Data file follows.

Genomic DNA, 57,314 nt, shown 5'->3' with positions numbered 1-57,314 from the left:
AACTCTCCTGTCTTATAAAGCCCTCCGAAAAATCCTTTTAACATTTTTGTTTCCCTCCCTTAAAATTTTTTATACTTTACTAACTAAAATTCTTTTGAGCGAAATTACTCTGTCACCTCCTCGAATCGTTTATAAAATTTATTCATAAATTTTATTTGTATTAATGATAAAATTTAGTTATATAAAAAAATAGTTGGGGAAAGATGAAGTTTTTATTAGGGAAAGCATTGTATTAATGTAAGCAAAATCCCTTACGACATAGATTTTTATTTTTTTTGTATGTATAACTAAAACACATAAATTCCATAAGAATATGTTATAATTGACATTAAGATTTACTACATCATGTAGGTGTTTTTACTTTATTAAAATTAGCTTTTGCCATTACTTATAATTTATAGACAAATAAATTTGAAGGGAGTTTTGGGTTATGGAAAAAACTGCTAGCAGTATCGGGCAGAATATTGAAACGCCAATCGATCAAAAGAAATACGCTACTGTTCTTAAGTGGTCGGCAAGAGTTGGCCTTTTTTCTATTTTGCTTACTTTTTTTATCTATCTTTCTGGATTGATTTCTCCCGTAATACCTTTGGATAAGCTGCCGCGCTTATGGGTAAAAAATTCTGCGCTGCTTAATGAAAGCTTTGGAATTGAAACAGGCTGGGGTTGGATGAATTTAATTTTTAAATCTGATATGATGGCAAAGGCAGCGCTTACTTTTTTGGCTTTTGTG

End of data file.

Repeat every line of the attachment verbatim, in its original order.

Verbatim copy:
Genomic DNA, 57,314 nt, shown 5'->3' with positions numbered 1-57,314 from the left:
AACTCTCCTGTCTTATAAAGCCCTCCGAAAAATCCTTTTAACATTTTTGTTTCCCTCCCTTAAAATTTTTTATACTTTACTAACTAAAATTCTTTTGAGCGAAATTACTCTGTCACCTCCTCGAATCGTTTATAAAATTTATTCATAAATTTTATTTGTATTAATGATAAAATTTAGTTATATAAAAAAATAGTTGGGGAAAGATGAAGTTTTTATTAGGGAAAGCATTGTATTAATGTAAGCAAAATCCCTTACGACATAGATTTTTATTTTTTTTGTATGTATAACTAAAACACATAAATTCCATAAGAATATGTTATAATTGACATTAAGATTTACTACATCATGTAGGTGTTTTTACTTTATTAAAATTAGCTTTTGCCATTACTTATAATTTATAGACAAATAAATTTGAAGGGAGTTTTGGGTTATGGAAAAAACTGCTAGCAGTATCGGGCAGAATATTGAAACGCCAATCGATCAAAAGAAATACGCTACTGTTCTTAAGTGGTCGGCAAGAGTTGGCCTTTTTTCTATTTTGCTTACTTTTTTTATCTATCTTTCTGGATTGATTTCTCCCGTAATACCTTTGGATAAGCTGCCGCGCTTATGGGTAAAAAATTCTGCGCTGCTTAATGAAAGCTTTGGAATTGAAACAGGCTGGGGTTGGATGAATTTAATTTTTAAATCTGATATGATGGCAAAGGCAGCGCTTACTTTTTTGGCTTTTGTG